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Ford Diversity Fellows Urged to Defend Affirmative Action

Ford Diversity Fellows Urged to Defend Affirmative Action
By Ronald Roach

While their fellowship programs have become open to candidates of any race or ethnicity, the roughly 230 graduate students attending the 2005 Conference of Ford Fellows earlier this month found themselves encouraged to defend affirmative action and to continue efforts to diversify the faculties of U.S. colleges and universities.

Ford Foundation President Susan V. Berresford, foundation officials and keynote speakers urged conference attendees to help bring more under-represented minorities into the professoriate. Drawn primarily from 2004 and 2005 fellowship awardees, the audience was encouraged to complete their Ph.D and postgraduate programs. Noted UCLA and Columbia University law professor Kimberle W. Crenshaw exhorted students to vigorously defend affirmative action programs, but to be aware of language that affirmative action opponents have used to attack the policy.

The two-day meeting was the first national gathering of participants in what has been the nation’s largest Ph.D. support program for under-represented minorities since the program underwent eligibility and name changes. Last year, the foundation changed the eligibility criteria from six under-represented U.S. groups, including African-Americans, American Indians and Mexican Americans, to U.S. citizens of any race or ethnicity. Known previously as the Fellowship for Minorities, the programs are now known as the Diversity Fellowships.

Since 1979, the program has provided fellowship funding for some 2,500 African-American, American Indian and Latino doctoral recipients. The program provides tuition and stipend funding at the predoctoral,  dissertation and postdoctoral stages.

Berresford told the fellows that the 2003 U.S. Supreme Court decision in Grutter v. Bollinger proved to be a factor in the foundation’s decision to open up the eligibility criteria. Though the 2003 court decision allowed
for the use of race-conscious admissions in higher education, it said race or ethnicity had to be one of many factors and applicants to programs should receive individual scrutiny. Ford officials expanded the programs to “comply with the spirit of Grutter,” said Berresford.  

Another rationale for the changes reflected the belief of Ford officials that faculty diversity effort needs advocates beyond the foundations and the under-represented minorities who have been benefiting from the programs.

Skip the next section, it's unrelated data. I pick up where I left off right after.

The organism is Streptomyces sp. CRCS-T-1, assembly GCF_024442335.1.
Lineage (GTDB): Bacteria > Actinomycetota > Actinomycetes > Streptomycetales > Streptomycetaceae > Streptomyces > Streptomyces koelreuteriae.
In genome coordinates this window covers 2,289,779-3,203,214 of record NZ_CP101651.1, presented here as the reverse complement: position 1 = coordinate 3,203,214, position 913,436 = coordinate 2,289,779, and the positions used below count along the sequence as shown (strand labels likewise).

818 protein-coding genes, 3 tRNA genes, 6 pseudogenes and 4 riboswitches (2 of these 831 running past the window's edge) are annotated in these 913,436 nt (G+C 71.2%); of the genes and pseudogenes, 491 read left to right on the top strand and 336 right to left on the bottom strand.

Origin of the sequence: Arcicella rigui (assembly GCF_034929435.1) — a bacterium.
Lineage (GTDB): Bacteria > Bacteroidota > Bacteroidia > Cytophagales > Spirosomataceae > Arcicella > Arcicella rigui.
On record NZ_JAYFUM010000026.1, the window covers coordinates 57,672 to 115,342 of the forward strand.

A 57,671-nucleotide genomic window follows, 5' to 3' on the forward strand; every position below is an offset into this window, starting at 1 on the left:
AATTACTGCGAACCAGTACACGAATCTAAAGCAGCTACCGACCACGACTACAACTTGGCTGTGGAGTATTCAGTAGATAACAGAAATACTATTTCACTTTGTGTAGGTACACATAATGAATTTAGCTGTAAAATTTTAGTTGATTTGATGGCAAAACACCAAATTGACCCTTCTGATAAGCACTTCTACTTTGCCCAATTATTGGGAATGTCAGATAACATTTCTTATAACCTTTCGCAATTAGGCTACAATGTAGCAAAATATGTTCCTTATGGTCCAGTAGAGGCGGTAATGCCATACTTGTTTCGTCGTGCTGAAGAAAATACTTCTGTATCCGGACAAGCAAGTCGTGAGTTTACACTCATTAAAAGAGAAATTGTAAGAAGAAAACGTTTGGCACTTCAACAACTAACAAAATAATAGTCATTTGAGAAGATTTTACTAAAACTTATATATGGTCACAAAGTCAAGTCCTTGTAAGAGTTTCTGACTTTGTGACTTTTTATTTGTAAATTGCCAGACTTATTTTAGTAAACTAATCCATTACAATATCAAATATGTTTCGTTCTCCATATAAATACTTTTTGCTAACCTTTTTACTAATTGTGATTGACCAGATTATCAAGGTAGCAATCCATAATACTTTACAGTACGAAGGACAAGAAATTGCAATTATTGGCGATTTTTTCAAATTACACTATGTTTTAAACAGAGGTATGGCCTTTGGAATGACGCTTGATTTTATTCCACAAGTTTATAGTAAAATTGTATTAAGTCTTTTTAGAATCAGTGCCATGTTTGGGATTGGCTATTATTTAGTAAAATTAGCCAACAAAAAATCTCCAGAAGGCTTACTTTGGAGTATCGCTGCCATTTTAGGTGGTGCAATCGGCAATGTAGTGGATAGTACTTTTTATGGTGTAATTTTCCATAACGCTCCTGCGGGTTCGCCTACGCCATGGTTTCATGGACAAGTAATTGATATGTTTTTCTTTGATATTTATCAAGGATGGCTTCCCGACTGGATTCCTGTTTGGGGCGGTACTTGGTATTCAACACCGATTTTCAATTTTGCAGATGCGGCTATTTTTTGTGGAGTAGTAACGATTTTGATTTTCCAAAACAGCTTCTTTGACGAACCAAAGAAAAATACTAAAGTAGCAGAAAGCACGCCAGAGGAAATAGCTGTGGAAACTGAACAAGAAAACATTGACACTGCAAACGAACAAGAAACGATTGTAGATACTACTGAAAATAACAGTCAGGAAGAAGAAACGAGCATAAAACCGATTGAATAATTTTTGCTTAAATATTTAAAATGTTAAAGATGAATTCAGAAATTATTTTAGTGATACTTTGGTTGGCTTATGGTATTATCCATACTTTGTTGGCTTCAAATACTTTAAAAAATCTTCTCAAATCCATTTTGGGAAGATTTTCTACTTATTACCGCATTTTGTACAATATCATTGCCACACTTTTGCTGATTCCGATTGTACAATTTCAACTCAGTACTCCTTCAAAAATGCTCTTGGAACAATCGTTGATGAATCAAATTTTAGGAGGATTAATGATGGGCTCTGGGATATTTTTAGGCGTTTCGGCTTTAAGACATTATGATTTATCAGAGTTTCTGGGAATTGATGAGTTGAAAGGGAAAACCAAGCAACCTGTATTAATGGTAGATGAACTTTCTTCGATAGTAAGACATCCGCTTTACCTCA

“(There) was a realization that we needed to develop more champions of diversity. … We need people from all communities,” Berresford said.
Since 2003, other organizations in addition to the Ford Foundation have broadened their race- and ethnic-specific eligibility criteria for privately-administered graduate school assistance programs (see Black Issues In Higher Education, July 14, 2005). Though a number of past participants in the Ford program expressed dissatisfaction after learning of the program eligibility and name changes, a few students present at this month’s conference expressed support for the changes. 

“I actually think it’s a good idea politically and it’s the right thing to do,” said Azucena Rangel, a third-year Ph.D. student in social psychology at the University of Texas-Austin.

Rangel, a Mexican American and a Ford predoctoral fellow, explained that she has a number of non-minority friends in graduate programs around the United States who she believes are strong advocates of diversity and would work to bring in more under-represented minorities into college and university faculties.

“I would hope that they now could get support for doing high quality work for the betterment of minority populations,” she said. 

Ambivalent about the changes, Elizabeth Todd, a Ford predoctoral fellow in American history at the University of Chicago, said “it’s kind of frustrating” to see the program expanded when the growth of professors from the minority groups has been slow. 

“[The Mellon and Ford] programs were supposed to provide safe havens where students of color could gather and speak freely about the pressures of being in majority White institutions and departments,” said Todd, who is African-American.

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